March 2008

Social justice and religious rights

I've been thinking a lot lately about the duty of Christians to promote the dignity of the human person, given that we are created in the image and likeness of God. Modern society typically codifies the practical dimension of this dignity in the forms of legal charters, such as the Canadian Charter of Rights and Freedoms. In such charters, there is usually an operational equivalence principle, in that the legal text does not elevate one right or freedom over another (i.e. they are held in a legal balance with each other).

The (supposedly) conflicting religious and civic duties of Catholic politicians

Archbishop Terrence Prendergast of Ottawa recently made quite a stir when he stated that, in certain situations, he might be compelled to refuse communion to Catholic politicians who fail to uphold Catholic moral teaching in the exercise of their functions (in particular, in the question of abortion). In addition to print media commentary on the issue, you can also listen to a radio interview he did on the topic.

The Armenian Primate visits the Canadian Centre for Ecumenism

As I’ve mentioned before, I am actively involved in the work of the Canadian Centre for Ecumenism. Today the Centre received a special guest: Bishop Bagrat Galstanian, the Armenian Orthodox Primate of Canada. Bishop Galstanian was accompanied by Deacon Hagop Arslanian, his assistant and representative for ecumenical affairs.

Torture therapy

Or at least, that’s what it felt like……

OK, so I’ve been having knee problems for many years now. The thing is, no doctor I’ve seen has been able to figure out why, as the knee itself seems fine, and the problem is so intermittent.

Joe Cannon, this one's for you: Marriage, divorce, and annulments

Last Tuesday (March 11) I was interviewed on the Joe Cannon show (940 AM Montreal) regarding the so-called "new sins from the Vatican". I found this whole affair to be a tempest in a teacup, and I said so on the air. Joe was a challenging interviewer (he clearly likes to keep things punchy), but I found him quite fair. At one point, though, he said he didn't understand one thing: how a Catholic priest can give communion to a confessed murderer, and not to a divorced and remarried couple.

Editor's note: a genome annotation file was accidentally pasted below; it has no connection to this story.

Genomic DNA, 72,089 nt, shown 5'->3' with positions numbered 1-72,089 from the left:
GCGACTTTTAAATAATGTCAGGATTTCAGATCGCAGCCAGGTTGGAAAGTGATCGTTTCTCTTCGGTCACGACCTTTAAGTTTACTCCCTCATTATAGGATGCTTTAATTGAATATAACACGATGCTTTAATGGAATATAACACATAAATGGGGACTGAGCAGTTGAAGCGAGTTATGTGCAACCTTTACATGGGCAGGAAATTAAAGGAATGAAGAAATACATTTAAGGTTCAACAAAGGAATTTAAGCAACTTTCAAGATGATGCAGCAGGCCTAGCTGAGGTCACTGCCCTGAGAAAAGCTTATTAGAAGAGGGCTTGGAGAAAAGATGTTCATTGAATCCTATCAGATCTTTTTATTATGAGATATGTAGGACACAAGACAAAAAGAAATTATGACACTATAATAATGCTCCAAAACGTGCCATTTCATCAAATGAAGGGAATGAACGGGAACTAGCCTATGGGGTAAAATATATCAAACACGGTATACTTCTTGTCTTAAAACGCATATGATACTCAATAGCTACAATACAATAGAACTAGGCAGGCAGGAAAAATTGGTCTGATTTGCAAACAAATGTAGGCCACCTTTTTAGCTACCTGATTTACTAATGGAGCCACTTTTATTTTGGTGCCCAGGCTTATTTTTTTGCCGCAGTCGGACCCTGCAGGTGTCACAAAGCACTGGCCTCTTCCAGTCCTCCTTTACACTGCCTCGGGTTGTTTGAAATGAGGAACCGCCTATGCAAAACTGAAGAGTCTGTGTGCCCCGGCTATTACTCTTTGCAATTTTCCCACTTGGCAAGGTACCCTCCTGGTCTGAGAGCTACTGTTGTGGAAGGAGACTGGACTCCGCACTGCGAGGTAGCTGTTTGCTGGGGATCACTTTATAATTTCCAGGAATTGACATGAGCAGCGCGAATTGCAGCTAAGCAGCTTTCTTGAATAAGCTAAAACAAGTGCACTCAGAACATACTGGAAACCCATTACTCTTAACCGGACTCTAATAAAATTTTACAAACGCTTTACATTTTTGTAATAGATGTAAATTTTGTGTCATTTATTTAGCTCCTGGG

Aggravating bureaucracy

One of our foreign priests has been having trouble getting his Social Insurance Number renewed. Just to explain the way this works: when a guest worker is in Canada he does not obtain a permanent S.I.N. (gotta love that acronym) but a temporary one that must be renewed periodically. Fr. Cameroon (we will call him) went to a Service Canada outlet to do exactly that…..twice…..and still got nowhere. So he contacted me to see if I could help him.

Supper with a friend and her family

This evening I visited with a friend of mine, someone I’ve known since my college days. Yael is now a doctor, is married to a fine man (he must be a fine man, he has an excellent scotch collection) and has 3 kids. We go way back, as I say: she actually got me my first real job back in 1988, scooping ice cream at a Baskin-Robbins. Mmmmm….ice cream…..

Welcoming foreign priests

One of my major responsibilities is to coordination the welcome given to foreign priests coming to the diocese, and to help them integrate with us. This is not always easy, given legal and cultural barriers that sometimes exist. So today, I presided over a very interesting gathering: a group of missionaries, immigrant priests and diocesan officials whose common purpose is to find a way to make the proper welcome of our brother priests from other lands.

On the spirituality of snowstorms

We had a massive snowstorm last night, so much so that it took me 25 minutes this morning to get out of the parking lot of the Cathedral (where I live) in order to reach St. Brendan’s parish (where I was preaching). I dug my car out, backed up 10 feet, dug my car out again, backup up another 10 feet — you get the picture. At one point I was actually asking myself if this was worth it, given that the pastor *had* offered that I could stay home, but I nevertheless managed to make it to the parish by 9:01 (mass normally starts at 9).

Spiritual direction day

Today was a day devoted to spiritual direction: I had one appointment after another for people coming for counsel and (in some cases) confession. Obviously I can’t get into details, but let me confirm that it was a day full of blessings.

One method of spiritual direction I developed some time ago that has actually been very useful was something I call the My personal scriptures approach. Check it out, you never know if it might be useful to you.

Re-booting the Canadian Centre for Ecumenism

In my post of February 25 I mentioned how the Canadian Centre for Ecumenism recently held its annual general meeting, and how it was not easy to organize. One of the steps I proposed recently to the Board of Directors was to have an ad hoc committee take a look at how we can increase the membership in the Centre and streamline the requisite processes. I’ve been taking care of the legwork for those meetings, and today was another one. The committee met over lunch at the Cathedral residence, and I’m really pleased with how things are turning out.

Building a new database

One of the key challeges of working in diocesan human resources is the sheer size of those resources: we have over 600 priests on our lists, and then the deacons and mandated lay people as well. And this does not count, of course, the thousands of committed Christians active in their parish (and other) milieus. We want to be able to support all these people, but just getting to know who they *are* is already a challenge in itself.

But then again, that is why God invented database software.